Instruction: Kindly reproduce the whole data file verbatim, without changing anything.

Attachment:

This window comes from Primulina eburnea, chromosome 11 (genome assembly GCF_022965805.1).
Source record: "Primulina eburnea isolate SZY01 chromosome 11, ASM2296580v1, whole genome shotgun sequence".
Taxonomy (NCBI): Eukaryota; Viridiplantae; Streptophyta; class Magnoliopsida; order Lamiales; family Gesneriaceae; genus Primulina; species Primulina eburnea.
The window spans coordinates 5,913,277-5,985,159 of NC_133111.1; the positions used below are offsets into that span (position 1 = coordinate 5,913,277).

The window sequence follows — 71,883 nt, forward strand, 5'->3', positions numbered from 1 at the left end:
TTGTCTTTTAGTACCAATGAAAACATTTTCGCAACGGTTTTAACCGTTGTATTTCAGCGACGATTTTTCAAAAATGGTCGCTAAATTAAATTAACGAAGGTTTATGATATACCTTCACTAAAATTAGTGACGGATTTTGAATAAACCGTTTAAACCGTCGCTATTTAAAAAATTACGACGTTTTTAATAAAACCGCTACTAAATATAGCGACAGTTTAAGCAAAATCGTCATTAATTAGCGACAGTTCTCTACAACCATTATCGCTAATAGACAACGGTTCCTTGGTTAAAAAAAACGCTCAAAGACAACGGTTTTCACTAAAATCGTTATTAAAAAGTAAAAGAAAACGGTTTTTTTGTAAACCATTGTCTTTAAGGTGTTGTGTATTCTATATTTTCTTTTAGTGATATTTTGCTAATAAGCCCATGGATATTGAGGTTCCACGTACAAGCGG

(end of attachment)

This window comes from Primulina eburnea, chromosome 11 (genome assembly GCF_022965805.1).
Source record: "Primulina eburnea isolate SZY01 chromosome 11, ASM2296580v1, whole genome shotgun sequence".
Taxonomy (NCBI): Eukaryota; Viridiplantae; Streptophyta; class Magnoliopsida; order Lamiales; family Gesneriaceae; genus Primulina; species Primulina eburnea.
The window spans coordinates 5,913,277-5,985,159 of NC_133111.1; the positions used below are offsets into that span (position 1 = coordinate 5,913,277).

The window sequence follows — 71,883 nt, forward strand, 5'->3', positions numbered from 1 at the left end:
TTGTCTTTTAGTACCAATGAAAACATTTTCGCAACGGTTTTAACCGTTGTATTTCAGCGACGATTTTTCAAAAATGGTCGCTAAATTAAATTAACGAAGGTTTATGATATACCTTCACTAAAATTAGTGACGGATTTTGAATAAACCGTTTAAACCGTCGCTATTTAAAAAATTACGACGTTTTTAATAAAACCGCTACTAAATATAGCGACAGTTTAAGCAAAATCGTCATTAATTAGCGACAGTTCTCTACAACCATTATCGCTAATAGACAACGGTTCCTTGGTTAAAAAAAACGCTCAAAGACAACGGTTTTCACTAAAATCGTTATTAAAAAGTAAAAGAAAACGGTTTTTTTGTAAACCATTGTCTTTAAGGTGTTGTGTATTCTATATTTTCTTTTAGTGATATTTTGCTAATAAGCCCATGGATATTGAGGTTCCACGTACAAGCGG